The Effect of Anti-B-cell Therapy on the Development of Atherosclerosis in Patients with Rheumatoid Arthritis

Author(s): Diana S. Novikova, Tatyana V. Popkova, Eugeny L. Nasonov

Journal Name: Current Pharmaceutical Design

Volume 18 , Issue 11 , 2012

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Accelerated development of atherosclerosis (AT) in rheumatoid arthritis (RA) stems from common immune-inflammatory mechanisms underlying the diseases. While the key role of activation of the T-cell immune system component is considered to be proved, the role of B-lymphocytes has been investigated insufficiently. Earlier experimental models demonstrated the “atheroprotective” role of B-cells. At the same time, AT development is associated with activation of the B-cell immune system component and manifested by hyperproduction of antibodies to oxidized low density lipoproteins (oxLDL), heat shock proteins, etc. Wide applications of anti-B-cell therapy stimulate active research on effects of B-lymphocytes and their depletion on AT development in RA patients that have a high risk of cardiovascular events (CVE). Experimental models demonstrated that depletion of B2 cells instead of B1 cells under anti-CD20 treatment resulted in a slower development and progression of AT. Research on cardiovascular effects of chimeric antiCD20 monoclonal antibody (rituximab, RTX) in RA is definitely of high interest. Use of RTX in a combination with methotrexate does not increase the risk of serious side effects, including CVE, compared with the sole use of methotrexate. Currently, only few pilot research reports on favorable effects of RTX on the lipid profile and endothelial function in RA patients have been published. According to other authors, the frequency of CVE in RA patients receiving RTX therapy was somewhat higher than that in patients not treated with RTX. In rare cases such side effects as hypotension and arrhythmia were reported under RTX infusion. In addition, investigation of the combined use of statins and RTX is important, since some data are available on a reduced efficacy of RTX when administered with statins. Therefore, further research is required to clarify the role of the B-cell immune system component in AT development and the impact of anti-B cell therapy on the pathogenetic mechanisms of AT and CVE in RA patients.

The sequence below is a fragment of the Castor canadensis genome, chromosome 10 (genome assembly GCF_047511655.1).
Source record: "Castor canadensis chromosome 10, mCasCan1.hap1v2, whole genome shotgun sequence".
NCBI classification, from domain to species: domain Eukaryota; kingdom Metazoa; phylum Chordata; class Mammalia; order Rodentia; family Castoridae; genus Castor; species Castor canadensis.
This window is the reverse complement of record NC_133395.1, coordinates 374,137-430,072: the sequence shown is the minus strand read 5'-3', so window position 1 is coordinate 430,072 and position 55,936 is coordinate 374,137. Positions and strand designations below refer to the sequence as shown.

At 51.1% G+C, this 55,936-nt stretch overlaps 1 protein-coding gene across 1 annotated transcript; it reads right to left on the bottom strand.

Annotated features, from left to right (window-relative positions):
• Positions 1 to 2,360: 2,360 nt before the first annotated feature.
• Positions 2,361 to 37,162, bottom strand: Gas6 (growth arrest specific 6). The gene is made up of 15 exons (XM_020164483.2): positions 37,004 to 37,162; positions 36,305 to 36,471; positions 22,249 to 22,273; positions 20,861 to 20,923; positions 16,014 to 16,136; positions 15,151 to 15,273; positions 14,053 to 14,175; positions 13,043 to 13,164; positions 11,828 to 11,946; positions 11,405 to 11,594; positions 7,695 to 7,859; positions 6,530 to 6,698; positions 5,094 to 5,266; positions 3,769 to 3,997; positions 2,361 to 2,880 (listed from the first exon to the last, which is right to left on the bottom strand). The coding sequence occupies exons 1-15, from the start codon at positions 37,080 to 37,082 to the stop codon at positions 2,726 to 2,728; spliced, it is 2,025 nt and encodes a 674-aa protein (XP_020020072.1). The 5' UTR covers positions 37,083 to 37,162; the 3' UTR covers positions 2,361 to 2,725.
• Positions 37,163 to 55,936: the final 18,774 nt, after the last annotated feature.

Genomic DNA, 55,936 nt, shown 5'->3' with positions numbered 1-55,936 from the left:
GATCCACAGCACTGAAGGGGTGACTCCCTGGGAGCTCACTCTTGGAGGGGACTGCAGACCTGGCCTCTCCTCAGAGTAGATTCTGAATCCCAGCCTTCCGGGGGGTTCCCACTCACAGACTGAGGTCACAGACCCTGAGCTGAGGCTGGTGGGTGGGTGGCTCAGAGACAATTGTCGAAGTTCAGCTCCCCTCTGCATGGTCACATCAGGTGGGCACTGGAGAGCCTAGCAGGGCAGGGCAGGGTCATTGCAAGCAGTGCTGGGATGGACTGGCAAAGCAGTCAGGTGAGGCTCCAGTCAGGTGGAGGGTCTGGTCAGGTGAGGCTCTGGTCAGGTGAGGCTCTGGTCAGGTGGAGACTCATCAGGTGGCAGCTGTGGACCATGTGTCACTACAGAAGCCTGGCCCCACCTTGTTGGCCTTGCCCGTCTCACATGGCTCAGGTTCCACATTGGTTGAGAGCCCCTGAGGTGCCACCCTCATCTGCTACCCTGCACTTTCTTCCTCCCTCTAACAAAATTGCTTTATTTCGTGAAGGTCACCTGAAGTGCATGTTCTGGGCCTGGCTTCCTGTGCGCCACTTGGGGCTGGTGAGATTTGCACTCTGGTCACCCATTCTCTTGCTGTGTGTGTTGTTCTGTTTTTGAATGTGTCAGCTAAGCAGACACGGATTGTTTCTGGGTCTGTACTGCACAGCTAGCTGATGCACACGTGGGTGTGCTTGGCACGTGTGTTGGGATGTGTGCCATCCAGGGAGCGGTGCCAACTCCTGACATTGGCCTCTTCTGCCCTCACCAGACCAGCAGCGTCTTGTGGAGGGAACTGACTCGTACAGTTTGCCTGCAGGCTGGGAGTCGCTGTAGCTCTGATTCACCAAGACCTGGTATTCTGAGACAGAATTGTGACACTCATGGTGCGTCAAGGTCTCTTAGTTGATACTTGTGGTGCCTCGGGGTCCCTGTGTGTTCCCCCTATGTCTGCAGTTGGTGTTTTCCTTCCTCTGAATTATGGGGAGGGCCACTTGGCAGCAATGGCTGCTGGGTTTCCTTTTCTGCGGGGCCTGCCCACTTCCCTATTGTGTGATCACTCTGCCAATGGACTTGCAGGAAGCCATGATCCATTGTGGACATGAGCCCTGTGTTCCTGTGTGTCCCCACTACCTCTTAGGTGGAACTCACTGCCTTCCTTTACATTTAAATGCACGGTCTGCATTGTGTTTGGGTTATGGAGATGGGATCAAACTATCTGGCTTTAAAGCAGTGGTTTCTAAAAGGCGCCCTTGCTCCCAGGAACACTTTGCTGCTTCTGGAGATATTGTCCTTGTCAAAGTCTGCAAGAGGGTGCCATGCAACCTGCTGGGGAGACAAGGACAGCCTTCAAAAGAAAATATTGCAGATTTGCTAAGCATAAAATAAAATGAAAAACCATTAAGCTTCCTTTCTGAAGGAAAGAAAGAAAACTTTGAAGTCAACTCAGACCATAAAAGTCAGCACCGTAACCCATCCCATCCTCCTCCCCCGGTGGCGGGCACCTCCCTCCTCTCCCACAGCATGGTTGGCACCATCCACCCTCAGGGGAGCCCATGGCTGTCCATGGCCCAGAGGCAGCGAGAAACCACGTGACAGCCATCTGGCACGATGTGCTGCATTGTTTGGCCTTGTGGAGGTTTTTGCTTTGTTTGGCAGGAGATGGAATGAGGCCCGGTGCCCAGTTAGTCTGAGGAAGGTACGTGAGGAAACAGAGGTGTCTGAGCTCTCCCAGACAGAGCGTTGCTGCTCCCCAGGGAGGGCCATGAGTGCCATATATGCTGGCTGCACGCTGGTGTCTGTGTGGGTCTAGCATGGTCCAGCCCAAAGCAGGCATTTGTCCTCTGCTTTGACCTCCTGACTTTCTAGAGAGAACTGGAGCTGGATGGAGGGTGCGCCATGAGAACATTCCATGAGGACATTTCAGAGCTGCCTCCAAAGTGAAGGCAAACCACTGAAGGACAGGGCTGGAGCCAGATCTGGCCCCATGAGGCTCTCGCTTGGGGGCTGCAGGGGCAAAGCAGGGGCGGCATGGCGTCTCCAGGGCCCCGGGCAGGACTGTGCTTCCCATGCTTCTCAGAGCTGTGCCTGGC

Keywords: B-cell, B-cell depletion, rituximab, rheumatoid, atherosclerosis, statins, oxidized low density lipoproteins (oxLDL), heat shock proteins, cardiovascular events (CVE), methotrexate

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Article Details

Year: 2012
Page: [1512 - 1518]
Pages: 7
DOI: 10.2174/138161212799504768
Price: $65

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